Mago's Magic Shoppe, Oddities and Curios

3557 W 44th Ave in Denver, www.magomagicshop.com

I am honored to partner with these amazing small businesses. 

Happy Holidays!

Leave it to the Croate Poet...

Some early, very fashionable, cravats.

Some early, very fashionable, cravats.

So at Neckitecture, we’re sort of crazy about history. Ever wonder how the necktie came to be?

Here’s the lowdown:

Flash back to the mid 1600’s when scientific discoveries were being made all over Europe, baroque music topped the charts, and European men were first sporting small, knotted neckerchiefs. The earliest painting of someone sporting a cravat around his neck was a famous Croatian poet named Ivan Gundulic in 1622. You could say he sought the hot cravat.

Jump to 1646 France the young King Louis XIV wore a lace cravat, paving the way for a new fashion craze to take over Europe. Throughout the next few centuries, cravats, jabots, stocks and other similar neckwear were seen all over the world. Cravats could be found in every imaginable fabric, color and style. Ruffled collars, lace, ribbon, cotton, tassels and more were seen around the necks of men, regardless of status or class. The cravat was the must-have fashion accessory for men, eventually making its way to the United States, dominating men’s fashion in the 1800s. A look at portraits of the American presidents over time is a study in neckwear.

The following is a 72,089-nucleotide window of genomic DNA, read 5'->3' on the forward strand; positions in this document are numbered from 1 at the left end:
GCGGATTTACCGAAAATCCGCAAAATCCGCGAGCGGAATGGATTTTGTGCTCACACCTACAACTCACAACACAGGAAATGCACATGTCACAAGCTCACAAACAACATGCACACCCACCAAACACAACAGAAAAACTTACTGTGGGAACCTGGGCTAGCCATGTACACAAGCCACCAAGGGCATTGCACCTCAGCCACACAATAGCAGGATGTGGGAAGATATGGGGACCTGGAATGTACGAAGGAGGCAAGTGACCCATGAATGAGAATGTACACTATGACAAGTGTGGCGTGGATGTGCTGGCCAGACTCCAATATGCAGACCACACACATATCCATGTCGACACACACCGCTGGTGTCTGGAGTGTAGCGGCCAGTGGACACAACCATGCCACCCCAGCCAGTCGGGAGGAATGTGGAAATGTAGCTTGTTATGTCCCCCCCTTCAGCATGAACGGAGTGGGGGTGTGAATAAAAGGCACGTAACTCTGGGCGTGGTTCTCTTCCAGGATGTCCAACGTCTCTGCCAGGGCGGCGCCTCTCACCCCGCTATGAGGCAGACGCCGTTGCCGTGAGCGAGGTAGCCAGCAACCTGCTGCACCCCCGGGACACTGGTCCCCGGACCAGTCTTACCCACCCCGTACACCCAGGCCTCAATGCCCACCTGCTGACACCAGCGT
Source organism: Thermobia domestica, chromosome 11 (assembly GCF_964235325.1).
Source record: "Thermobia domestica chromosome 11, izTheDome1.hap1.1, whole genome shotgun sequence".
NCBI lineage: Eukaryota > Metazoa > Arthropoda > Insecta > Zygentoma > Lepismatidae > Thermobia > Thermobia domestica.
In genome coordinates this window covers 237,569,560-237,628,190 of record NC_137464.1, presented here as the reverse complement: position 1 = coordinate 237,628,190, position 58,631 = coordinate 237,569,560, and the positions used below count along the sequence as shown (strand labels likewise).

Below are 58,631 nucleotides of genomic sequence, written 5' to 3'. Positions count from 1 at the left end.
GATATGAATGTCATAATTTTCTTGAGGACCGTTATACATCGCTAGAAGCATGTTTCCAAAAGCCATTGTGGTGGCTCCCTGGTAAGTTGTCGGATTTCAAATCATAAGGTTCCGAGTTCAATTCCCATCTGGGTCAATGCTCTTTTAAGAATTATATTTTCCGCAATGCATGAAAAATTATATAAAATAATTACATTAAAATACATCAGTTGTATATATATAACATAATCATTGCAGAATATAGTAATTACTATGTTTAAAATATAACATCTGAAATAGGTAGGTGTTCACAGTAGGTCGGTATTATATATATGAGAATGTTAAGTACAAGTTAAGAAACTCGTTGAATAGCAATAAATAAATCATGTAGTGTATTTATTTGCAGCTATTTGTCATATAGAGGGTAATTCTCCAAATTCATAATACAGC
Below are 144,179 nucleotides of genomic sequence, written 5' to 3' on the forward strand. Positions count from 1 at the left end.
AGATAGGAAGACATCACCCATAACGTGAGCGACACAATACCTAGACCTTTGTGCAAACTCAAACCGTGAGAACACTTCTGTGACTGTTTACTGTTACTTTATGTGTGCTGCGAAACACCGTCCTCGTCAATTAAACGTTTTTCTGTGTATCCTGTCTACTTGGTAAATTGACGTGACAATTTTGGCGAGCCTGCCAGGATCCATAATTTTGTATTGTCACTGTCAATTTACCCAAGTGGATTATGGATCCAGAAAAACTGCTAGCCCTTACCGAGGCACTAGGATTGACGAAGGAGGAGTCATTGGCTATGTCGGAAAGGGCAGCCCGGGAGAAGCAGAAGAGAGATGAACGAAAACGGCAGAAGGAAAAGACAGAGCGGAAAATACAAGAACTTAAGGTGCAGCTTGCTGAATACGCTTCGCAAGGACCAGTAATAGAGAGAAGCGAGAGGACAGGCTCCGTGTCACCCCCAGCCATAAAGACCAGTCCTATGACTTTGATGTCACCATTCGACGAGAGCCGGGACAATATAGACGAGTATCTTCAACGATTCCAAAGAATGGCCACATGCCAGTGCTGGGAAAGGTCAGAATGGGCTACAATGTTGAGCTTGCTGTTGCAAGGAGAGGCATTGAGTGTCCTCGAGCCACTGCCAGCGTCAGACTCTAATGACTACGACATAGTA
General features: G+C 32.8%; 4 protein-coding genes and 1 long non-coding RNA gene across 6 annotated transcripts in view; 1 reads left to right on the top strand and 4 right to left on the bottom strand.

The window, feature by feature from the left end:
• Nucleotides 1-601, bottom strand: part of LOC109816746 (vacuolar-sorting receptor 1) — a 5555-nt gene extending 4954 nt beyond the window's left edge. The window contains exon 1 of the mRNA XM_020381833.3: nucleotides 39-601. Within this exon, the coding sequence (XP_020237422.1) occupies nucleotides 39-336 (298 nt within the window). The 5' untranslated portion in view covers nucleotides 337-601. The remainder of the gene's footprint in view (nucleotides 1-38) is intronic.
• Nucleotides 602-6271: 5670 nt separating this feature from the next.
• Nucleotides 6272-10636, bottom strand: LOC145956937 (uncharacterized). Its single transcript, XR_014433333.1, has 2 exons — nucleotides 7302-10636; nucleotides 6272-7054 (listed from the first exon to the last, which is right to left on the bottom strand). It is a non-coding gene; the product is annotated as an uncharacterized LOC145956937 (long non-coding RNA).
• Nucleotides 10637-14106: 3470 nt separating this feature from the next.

The language also began to transform at this time, and the term “tie” was first gaining steam, due to the fact that the cravat was tied around the neck.

The Industrial Revolution helped lead the way to the modern necktie.  Workers were seeking a fashion solution that would be much more comfortable and far less elaborate, especially as men worked on factory floors. However, it wasn’t until the 1920s that the modern tie was seen. New York tie maker Jesse Langsdorf first cut the pattern for the traditional 45-degree-angle you see on a tie today (along the bias of the fabric), which allowed the tie to drape elegantly along the body without twisting, even when tied in standard knots.